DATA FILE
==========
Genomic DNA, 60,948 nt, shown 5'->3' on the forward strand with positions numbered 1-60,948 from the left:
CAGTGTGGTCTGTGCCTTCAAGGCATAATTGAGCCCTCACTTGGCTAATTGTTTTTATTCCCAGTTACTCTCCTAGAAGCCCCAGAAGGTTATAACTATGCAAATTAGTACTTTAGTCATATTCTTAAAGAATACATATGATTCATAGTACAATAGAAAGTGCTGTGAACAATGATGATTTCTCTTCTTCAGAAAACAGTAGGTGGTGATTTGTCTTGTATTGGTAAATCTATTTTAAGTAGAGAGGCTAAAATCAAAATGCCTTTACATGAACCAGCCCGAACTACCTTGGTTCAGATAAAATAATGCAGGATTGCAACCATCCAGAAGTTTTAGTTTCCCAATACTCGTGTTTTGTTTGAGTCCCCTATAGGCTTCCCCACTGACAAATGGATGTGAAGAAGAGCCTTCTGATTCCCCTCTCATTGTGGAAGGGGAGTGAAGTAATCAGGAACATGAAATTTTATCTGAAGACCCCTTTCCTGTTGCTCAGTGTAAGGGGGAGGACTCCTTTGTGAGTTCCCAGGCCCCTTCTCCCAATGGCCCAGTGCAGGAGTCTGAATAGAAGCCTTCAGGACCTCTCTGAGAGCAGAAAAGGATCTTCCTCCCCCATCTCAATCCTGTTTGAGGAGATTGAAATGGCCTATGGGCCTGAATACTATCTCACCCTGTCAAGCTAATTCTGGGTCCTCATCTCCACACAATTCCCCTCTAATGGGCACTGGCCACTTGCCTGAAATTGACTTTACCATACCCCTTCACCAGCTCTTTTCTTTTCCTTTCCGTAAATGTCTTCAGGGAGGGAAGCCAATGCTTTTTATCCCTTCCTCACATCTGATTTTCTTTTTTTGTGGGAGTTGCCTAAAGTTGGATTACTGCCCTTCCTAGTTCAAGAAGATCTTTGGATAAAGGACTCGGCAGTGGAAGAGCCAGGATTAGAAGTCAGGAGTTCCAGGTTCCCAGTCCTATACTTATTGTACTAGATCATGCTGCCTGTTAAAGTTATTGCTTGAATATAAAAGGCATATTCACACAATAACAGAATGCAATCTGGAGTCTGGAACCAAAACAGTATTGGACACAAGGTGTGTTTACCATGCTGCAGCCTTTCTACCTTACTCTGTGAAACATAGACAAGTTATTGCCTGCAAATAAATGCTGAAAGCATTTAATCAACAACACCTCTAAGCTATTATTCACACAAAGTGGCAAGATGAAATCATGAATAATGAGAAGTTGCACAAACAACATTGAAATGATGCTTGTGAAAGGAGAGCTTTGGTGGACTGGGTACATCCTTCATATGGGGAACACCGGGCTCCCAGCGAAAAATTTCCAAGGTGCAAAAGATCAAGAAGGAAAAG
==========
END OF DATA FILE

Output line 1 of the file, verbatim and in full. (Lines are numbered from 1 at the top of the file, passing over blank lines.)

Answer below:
Genomic DNA, 60,948 nt, shown 5'->3' on the forward strand with positions numbered 1-60,948 from the left: